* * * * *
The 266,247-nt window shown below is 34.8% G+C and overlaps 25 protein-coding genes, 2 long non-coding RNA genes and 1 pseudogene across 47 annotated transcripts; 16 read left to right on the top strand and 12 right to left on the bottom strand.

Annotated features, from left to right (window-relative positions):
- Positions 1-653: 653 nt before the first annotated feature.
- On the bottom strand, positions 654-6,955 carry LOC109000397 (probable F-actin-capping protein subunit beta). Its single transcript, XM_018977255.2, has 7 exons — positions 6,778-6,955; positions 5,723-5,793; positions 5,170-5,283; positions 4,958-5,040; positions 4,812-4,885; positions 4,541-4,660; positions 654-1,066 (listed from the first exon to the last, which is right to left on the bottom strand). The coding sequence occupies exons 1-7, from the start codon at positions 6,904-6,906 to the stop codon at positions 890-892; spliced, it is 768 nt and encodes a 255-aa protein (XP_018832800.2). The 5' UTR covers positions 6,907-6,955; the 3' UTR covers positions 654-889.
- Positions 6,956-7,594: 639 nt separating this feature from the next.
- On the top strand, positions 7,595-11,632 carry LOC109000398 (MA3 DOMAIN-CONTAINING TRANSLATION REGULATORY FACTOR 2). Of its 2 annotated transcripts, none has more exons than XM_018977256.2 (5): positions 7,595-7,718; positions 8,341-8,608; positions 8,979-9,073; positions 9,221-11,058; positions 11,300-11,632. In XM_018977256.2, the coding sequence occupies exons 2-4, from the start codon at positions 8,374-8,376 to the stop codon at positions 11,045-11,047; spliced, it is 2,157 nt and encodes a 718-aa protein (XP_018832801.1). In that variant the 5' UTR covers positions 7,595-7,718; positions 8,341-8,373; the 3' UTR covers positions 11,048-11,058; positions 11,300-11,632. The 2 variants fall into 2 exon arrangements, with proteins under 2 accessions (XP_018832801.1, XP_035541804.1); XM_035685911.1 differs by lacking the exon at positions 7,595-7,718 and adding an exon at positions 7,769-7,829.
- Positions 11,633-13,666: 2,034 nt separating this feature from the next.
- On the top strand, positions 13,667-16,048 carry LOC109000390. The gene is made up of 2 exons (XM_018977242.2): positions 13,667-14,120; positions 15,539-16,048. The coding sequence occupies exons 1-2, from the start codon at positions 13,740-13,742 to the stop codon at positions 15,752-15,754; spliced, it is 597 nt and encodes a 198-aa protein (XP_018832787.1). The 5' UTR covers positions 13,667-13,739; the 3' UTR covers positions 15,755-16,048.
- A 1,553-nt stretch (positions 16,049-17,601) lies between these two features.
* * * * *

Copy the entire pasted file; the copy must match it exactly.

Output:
The 266,247-nt window shown below is 34.8% G+C and overlaps 25 protein-coding genes, 2 long non-coding RNA genes and 1 pseudogene across 47 annotated transcripts; 16 read left to right on the top strand and 12 right to left on the bottom strand.

Annotated features, from left to right (window-relative positions):
- Positions 1-653: 653 nt before the first annotated feature.
- On the bottom strand, positions 654-6,955 carry LOC109000397 (probable F-actin-capping protein subunit beta). Its single transcript, XM_018977255.2, has 7 exons — positions 6,778-6,955; positions 5,723-5,793; positions 5,170-5,283; positions 4,958-5,040; positions 4,812-4,885; positions 4,541-4,660; positions 654-1,066 (listed from the first exon to the last, which is right to left on the bottom strand). The coding sequence occupies exons 1-7, from the start codon at positions 6,904-6,906 to the stop codon at positions 890-892; spliced, it is 768 nt and encodes a 255-aa protein (XP_018832800.2). The 5' UTR covers positions 6,907-6,955; the 3' UTR covers positions 654-889.
- Positions 6,956-7,594: 639 nt separating this feature from the next.
- On the top strand, positions 7,595-11,632 carry LOC109000398 (MA3 DOMAIN-CONTAINING TRANSLATION REGULATORY FACTOR 2). Of its 2 annotated transcripts, none has more exons than XM_018977256.2 (5): positions 7,595-7,718; positions 8,341-8,608; positions 8,979-9,073; positions 9,221-11,058; positions 11,300-11,632. In XM_018977256.2, the coding sequence occupies exons 2-4, from the start codon at positions 8,374-8,376 to the stop codon at positions 11,045-11,047; spliced, it is 2,157 nt and encodes a 718-aa protein (XP_018832801.1). In that variant the 5' UTR covers positions 7,595-7,718; positions 8,341-8,373; the 3' UTR covers positions 11,048-11,058; positions 11,300-11,632. The 2 variants fall into 2 exon arrangements, with proteins under 2 accessions (XP_018832801.1, XP_035541804.1); XM_035685911.1 differs by lacking the exon at positions 7,595-7,718 and adding an exon at positions 7,769-7,829.
- Positions 11,633-13,666: 2,034 nt separating this feature from the next.
- On the top strand, positions 13,667-16,048 carry LOC109000390. The gene is made up of 2 exons (XM_018977242.2): positions 13,667-14,120; positions 15,539-16,048. The coding sequence occupies exons 1-2, from the start codon at positions 13,740-13,742 to the stop codon at positions 15,752-15,754; spliced, it is 597 nt and encodes a 198-aa protein (XP_018832787.1). The 5' UTR covers positions 13,667-13,739; the 3' UTR covers positions 15,755-16,048.
- A 1,553-nt stretch (positions 16,049-17,601) lies between these two features.